It may be the third year of a calamitous drought, but fun-seekers along the North Coast can still get their wet fix.

The good news for recreational users of the Russian River is that the Sonoma County Water Agency last week declared conditions on the upper river "dry" instead of "critical," triggering an increase in water flows.

That means that while there may still be a lot more dry beach along the Russian River than in normal years, there still should be enough water to take a dip or float a kayak or canoe, said Sonoma County Regional Parks manager Bert Whitaker.

"It's mostly shallow, with 3 to 4 feet of water. But there are still a lot of areas along the beach to enjoy and relatively narrow spots to wade," he said. "There will be a few spots you could swim in, but mostly, for adults, it's standing."

Still, the fact that the river will continue to run is cause for boaters to rejoice.

"We're very pleased the Water Agency had the foresight to manage the river in a way where we could have water this summer," said a relieved Lolly Mercer, owner of River's Edge Kayak and Canoe Trips, whose treks cover some 30 miles upriver from Healdsburg.

"Even in more normal conditions, our clients always have to get out a few times for sandbars," she added. "That's what makes it fun. You have to navigate and negotiate your way down."

Linda Burke, owner of Burke's Canoes in Forestville, said boaters can still expect their share of surprises along with schlepping over sandbars and shallow patches.

"Because of the nature of any river, including this one, you will encounter various depths of water as you travel along," she said. "It will range from ankle-deep to waist-deep to neck-deep to way over anybody's head, and that will be the case this year as in every year.

"Based on all the experts I've talked with, our part of the river from Forestville to Guerneville will have adequate flows all summer long," she said.

After it was determined June 1 that storage in Lake Mendocino exceeded a minimum threshold of 50,000 acre-feet — 46 percent of capacity — water officials decided to downgrade conditions to "dry," said Water Agency spokesman Brad Sherwood. That means water flows could be increased to 75 cubic feet per second in the upper Russian River, 25 cfs in Dry Creek and 85 cfs in the lower Russian River.

That is still 10-20 percent less than in a normal year, said Don McEnhill, executive director of Russian Riverkeeper, a conservation group.

River observers say that while conditions won't be perfect, they shouldn't be any worse than last year's.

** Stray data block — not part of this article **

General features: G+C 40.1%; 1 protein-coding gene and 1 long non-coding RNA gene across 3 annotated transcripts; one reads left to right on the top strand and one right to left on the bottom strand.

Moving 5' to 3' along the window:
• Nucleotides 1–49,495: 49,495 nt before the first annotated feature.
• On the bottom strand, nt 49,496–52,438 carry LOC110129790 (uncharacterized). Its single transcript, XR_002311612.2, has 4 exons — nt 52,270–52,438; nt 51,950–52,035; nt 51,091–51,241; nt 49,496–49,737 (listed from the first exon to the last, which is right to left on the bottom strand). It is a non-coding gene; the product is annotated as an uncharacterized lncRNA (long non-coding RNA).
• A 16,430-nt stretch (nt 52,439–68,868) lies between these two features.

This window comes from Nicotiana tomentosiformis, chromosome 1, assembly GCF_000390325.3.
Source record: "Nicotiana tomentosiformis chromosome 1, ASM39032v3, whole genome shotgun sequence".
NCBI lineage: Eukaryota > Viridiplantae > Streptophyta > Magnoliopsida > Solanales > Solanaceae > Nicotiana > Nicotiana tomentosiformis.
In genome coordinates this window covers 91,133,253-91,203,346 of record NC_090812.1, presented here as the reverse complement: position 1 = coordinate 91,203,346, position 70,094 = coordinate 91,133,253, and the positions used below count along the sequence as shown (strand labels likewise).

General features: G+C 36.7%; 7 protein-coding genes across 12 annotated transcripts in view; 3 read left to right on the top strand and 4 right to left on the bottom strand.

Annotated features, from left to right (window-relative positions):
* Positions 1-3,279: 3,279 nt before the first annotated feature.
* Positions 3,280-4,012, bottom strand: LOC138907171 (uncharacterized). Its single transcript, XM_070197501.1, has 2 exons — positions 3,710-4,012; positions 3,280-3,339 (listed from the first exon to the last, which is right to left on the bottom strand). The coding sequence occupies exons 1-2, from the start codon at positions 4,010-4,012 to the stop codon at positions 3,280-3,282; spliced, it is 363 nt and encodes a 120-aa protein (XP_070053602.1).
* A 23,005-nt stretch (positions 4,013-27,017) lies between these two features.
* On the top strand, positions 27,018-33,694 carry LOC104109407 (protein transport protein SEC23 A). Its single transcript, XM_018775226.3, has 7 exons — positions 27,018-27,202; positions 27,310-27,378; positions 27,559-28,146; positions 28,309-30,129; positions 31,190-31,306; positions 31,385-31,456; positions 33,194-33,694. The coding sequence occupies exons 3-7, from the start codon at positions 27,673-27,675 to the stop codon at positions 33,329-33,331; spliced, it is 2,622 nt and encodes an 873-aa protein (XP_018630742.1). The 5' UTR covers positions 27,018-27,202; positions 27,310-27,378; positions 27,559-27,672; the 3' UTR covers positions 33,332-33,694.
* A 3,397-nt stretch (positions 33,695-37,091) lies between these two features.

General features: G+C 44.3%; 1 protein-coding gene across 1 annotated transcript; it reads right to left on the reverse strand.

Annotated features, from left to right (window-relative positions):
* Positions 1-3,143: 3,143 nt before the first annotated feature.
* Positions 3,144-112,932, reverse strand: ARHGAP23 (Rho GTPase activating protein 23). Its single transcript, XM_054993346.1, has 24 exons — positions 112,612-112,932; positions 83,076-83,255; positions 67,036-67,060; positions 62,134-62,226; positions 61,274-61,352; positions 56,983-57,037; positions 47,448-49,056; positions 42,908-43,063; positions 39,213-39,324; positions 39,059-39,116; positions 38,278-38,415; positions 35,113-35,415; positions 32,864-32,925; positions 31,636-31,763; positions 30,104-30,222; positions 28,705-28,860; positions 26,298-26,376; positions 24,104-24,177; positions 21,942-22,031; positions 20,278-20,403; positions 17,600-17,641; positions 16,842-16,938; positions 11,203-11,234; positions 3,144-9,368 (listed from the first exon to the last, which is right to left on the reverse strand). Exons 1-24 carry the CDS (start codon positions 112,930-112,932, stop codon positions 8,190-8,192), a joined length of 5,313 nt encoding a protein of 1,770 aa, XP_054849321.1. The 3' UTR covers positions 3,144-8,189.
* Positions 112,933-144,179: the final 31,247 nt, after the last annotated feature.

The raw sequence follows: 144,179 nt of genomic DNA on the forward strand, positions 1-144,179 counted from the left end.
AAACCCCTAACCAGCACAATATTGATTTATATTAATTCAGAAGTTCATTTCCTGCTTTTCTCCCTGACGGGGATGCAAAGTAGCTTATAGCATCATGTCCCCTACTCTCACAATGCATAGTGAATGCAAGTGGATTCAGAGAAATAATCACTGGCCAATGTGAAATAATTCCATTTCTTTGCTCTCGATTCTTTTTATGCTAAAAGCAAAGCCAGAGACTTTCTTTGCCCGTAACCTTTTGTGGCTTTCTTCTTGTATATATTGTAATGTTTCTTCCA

"We're going to have quite a bit more water than we had for Memorial Day weekend, and that most likely will persist through the summer," Sherwood said.

Still, there will be some drought-related disappointments.

The Sonoma County Regional Parks agency several months ago decided not to put up the dam near Veterans Memorial Beach in Healdsburg this summer, a decision driven in part by planned construction work on the Memorial Bridge nearby.

Consequently, Healdsburg's community swimming hole will be good only for wading. That decision also led to the cancellation of this year's Healdsburg Water Carnival in July.

The show will go on in Monte Rio, however. The river town's annual bash with water carnival parade, fireworks and big water curtain will go on as planned July 5, said Diane DeMartini, who manages the Monte Rio Recreation and Park District.

"I don't know what all the fuss is about. It looks the same to me as it's ever looked," she said of the river conditions.

"The river in front of our beach is probably only up to 4 feet deep," she added. "But then if you go just slightly west of that shallow area, it really drops off. And it gets very deep."

Russian Riverkeeper's McEnhill said anyone looking to cool off should just expect the river to be a little more narrow and shallow.

"There will be more real estate for people to lay out blankets and put up their umbrellas and have picnics," he said, sounding an optimistic note.

In fact, the Russian River is in better shape than some others, like the American River, he added, which may bring in more recreational users than usual.

Parks manager Whitaker said Sonoma County is in conservation mode, installing push-button, timed water controllers at boat and fish washing stations at Doran Beach and Westside Regional parks in Bodega Bay.

The swimming lagoon at Spring Lake in Santa Rosa is open for business. It's always fed by a natural spring that comes off the hillside. Whitaker said crews started work on the lagoon weeks earlier, allowing more time for the lagoon to fill naturally and reducing the need to fill it in from the lake.

<i>You can reach Staff Writer Meg McConahey at meg.mcconahey@pressdemocrat.com or 521-5204.</i>